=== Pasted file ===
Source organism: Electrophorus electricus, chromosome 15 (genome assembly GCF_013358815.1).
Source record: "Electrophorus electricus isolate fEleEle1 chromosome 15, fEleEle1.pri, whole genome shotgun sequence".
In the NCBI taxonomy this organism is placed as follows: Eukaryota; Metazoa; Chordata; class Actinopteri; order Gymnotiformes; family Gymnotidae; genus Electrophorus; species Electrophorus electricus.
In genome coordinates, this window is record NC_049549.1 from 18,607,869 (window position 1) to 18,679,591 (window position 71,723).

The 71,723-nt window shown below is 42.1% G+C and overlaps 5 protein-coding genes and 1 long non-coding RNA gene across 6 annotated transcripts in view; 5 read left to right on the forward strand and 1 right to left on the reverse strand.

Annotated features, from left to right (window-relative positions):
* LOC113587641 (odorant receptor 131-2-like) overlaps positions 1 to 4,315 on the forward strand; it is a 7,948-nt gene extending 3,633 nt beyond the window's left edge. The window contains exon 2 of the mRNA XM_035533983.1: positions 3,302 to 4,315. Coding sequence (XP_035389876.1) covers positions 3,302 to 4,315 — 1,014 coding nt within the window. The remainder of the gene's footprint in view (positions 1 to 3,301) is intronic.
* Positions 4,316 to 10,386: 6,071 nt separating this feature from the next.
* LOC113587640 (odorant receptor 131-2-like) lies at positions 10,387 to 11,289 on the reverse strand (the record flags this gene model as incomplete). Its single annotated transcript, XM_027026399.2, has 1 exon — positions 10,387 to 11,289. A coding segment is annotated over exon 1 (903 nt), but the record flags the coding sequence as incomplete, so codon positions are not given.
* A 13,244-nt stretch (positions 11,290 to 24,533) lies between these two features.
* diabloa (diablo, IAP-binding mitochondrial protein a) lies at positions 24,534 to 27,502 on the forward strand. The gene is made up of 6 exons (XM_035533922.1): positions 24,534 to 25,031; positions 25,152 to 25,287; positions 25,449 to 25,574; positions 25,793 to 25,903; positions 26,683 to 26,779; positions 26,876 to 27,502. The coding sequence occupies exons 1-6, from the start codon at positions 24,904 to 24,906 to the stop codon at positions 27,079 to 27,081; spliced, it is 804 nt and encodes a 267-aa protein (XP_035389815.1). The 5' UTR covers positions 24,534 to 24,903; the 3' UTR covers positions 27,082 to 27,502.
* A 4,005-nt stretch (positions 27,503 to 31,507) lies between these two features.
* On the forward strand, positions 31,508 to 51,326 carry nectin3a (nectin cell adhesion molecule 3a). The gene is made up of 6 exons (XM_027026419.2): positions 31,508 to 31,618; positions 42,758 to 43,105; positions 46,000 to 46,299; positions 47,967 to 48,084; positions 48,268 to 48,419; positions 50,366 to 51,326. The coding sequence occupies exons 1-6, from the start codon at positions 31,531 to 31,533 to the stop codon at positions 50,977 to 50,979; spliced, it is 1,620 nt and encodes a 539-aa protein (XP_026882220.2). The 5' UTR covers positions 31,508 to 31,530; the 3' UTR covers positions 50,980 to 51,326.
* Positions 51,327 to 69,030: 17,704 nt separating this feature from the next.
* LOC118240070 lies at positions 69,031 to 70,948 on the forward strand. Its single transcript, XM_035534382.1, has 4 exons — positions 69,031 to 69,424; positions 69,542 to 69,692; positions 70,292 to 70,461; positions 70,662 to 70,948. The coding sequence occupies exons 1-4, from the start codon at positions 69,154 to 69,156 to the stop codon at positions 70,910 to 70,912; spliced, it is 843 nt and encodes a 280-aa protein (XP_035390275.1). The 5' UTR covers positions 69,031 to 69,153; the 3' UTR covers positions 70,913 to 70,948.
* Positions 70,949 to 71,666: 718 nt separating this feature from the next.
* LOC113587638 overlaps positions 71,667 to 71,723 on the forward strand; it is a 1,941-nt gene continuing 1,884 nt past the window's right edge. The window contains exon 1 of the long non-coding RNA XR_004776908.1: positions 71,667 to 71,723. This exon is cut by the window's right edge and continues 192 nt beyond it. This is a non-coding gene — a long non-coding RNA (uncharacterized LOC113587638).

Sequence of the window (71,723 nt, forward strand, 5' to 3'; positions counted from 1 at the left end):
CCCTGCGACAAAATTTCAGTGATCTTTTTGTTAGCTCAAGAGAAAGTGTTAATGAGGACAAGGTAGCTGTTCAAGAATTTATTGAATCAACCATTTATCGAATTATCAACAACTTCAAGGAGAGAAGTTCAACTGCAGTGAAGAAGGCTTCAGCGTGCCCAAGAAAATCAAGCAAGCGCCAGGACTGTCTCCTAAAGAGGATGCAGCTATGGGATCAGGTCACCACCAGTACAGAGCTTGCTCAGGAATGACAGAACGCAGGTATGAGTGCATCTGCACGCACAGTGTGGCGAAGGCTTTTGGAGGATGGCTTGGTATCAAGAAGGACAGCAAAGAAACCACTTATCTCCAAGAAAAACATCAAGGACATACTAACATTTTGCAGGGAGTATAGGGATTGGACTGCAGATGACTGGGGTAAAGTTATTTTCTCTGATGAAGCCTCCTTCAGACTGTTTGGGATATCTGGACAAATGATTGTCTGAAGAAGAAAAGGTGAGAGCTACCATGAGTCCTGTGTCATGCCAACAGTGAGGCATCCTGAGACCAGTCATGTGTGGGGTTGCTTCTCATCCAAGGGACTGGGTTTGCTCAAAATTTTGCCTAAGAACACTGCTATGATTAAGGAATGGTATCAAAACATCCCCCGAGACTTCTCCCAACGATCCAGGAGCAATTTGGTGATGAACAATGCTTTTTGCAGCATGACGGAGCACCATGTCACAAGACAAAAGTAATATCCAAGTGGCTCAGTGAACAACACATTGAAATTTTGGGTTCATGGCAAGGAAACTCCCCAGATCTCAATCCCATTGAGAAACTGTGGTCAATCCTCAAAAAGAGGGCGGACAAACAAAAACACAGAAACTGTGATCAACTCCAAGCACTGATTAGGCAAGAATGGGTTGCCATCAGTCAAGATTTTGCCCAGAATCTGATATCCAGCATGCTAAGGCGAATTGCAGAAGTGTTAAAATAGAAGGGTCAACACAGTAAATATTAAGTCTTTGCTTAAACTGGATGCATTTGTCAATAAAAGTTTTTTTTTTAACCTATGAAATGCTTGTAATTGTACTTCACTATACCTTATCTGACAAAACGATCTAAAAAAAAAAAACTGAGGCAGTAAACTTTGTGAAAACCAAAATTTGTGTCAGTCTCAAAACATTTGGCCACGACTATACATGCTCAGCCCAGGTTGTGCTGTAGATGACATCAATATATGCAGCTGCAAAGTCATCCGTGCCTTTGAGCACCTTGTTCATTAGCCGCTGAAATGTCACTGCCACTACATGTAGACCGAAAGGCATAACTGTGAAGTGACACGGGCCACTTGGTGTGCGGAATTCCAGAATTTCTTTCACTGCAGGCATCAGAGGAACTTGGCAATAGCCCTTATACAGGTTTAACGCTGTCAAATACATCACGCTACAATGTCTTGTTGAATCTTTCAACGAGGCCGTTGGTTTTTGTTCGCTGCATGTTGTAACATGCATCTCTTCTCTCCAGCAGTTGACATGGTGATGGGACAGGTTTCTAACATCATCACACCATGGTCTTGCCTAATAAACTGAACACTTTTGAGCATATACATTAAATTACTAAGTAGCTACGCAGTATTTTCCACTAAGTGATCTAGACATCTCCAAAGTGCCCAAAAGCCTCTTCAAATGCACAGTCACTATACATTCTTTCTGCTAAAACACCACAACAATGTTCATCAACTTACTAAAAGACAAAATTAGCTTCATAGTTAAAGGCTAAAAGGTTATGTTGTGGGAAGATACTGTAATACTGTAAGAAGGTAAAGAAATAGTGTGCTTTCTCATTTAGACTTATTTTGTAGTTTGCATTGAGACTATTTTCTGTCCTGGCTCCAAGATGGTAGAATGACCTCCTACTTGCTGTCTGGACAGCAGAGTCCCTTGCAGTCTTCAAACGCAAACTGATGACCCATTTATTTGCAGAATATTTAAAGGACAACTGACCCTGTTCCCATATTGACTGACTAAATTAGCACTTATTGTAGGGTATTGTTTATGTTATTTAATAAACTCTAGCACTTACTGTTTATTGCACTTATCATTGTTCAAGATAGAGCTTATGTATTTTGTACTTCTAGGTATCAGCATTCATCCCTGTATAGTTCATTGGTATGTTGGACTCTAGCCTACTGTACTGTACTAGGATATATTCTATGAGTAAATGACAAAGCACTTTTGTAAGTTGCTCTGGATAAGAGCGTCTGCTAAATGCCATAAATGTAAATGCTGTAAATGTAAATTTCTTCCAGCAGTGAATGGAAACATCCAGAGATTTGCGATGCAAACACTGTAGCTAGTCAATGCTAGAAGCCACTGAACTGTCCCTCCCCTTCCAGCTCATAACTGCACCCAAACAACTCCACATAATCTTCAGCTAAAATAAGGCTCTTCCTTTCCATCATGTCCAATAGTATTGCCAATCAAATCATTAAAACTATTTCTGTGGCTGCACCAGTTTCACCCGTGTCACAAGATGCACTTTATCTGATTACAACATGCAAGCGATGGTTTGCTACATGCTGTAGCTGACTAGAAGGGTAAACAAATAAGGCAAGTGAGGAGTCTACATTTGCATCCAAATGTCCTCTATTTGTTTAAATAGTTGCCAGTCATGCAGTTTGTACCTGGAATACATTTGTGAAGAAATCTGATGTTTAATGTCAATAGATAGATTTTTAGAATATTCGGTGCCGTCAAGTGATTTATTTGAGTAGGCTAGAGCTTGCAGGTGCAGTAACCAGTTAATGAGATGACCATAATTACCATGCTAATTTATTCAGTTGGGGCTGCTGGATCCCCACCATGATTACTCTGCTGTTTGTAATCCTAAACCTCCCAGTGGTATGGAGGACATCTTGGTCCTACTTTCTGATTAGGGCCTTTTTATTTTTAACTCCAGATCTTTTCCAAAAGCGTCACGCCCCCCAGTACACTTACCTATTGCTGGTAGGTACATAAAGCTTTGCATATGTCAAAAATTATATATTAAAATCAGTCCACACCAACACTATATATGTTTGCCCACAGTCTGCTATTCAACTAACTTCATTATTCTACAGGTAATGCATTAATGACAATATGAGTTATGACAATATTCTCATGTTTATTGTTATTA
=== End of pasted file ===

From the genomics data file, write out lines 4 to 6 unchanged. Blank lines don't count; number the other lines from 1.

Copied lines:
In genome coordinates, this window is record NC_049549.1 from 18,607,869 (window position 1) to 18,679,591 (window position 71,723).

The 71,723-nt window shown below is 42.1% G+C and overlaps 5 protein-coding genes and 1 long non-coding RNA gene across 6 annotated transcripts in view; 5 read left to right on the forward strand and 1 right to left on the reverse strand.

Annotated features, from left to right (window-relative positions):